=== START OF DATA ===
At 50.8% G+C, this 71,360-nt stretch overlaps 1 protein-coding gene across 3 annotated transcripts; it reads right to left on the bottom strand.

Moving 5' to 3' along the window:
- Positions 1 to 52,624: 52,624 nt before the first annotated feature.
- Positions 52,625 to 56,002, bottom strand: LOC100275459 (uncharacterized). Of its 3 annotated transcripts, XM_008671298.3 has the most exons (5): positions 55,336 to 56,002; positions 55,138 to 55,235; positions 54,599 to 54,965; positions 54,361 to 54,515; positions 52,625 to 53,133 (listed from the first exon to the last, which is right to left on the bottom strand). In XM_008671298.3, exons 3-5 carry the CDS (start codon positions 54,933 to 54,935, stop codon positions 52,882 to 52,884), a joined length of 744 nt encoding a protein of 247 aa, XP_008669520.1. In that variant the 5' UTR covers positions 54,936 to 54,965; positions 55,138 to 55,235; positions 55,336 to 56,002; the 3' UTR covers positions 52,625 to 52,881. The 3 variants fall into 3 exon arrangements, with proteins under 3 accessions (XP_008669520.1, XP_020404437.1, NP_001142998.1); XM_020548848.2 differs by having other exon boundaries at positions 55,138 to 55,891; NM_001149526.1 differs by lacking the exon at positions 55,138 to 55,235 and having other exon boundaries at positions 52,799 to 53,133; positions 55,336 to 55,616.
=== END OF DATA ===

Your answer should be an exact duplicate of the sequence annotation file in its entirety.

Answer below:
At 50.8% G+C, this 71,360-nt stretch overlaps 1 protein-coding gene across 3 annotated transcripts; it reads right to left on the bottom strand.

Moving 5' to 3' along the window:
- Positions 1 to 52,624: 52,624 nt before the first annotated feature.
- Positions 52,625 to 56,002, bottom strand: LOC100275459 (uncharacterized). Of its 3 annotated transcripts, XM_008671298.3 has the most exons (5): positions 55,336 to 56,002; positions 55,138 to 55,235; positions 54,599 to 54,965; positions 54,361 to 54,515; positions 52,625 to 53,133 (listed from the first exon to the last, which is right to left on the bottom strand). In XM_008671298.3, exons 3-5 carry the CDS (start codon positions 54,933 to 54,935, stop codon positions 52,882 to 52,884), a joined length of 744 nt encoding a protein of 247 aa, XP_008669520.1. In that variant the 5' UTR covers positions 54,936 to 54,965; positions 55,138 to 55,235; positions 55,336 to 56,002; the 3' UTR covers positions 52,625 to 52,881. The 3 variants fall into 3 exon arrangements, with proteins under 3 accessions (XP_008669520.1, XP_020404437.1, NP_001142998.1); XM_020548848.2 differs by having other exon boundaries at positions 55,138 to 55,891; NM_001149526.1 differs by lacking the exon at positions 55,138 to 55,235 and having other exon boundaries at positions 52,799 to 53,133; positions 55,336 to 55,616.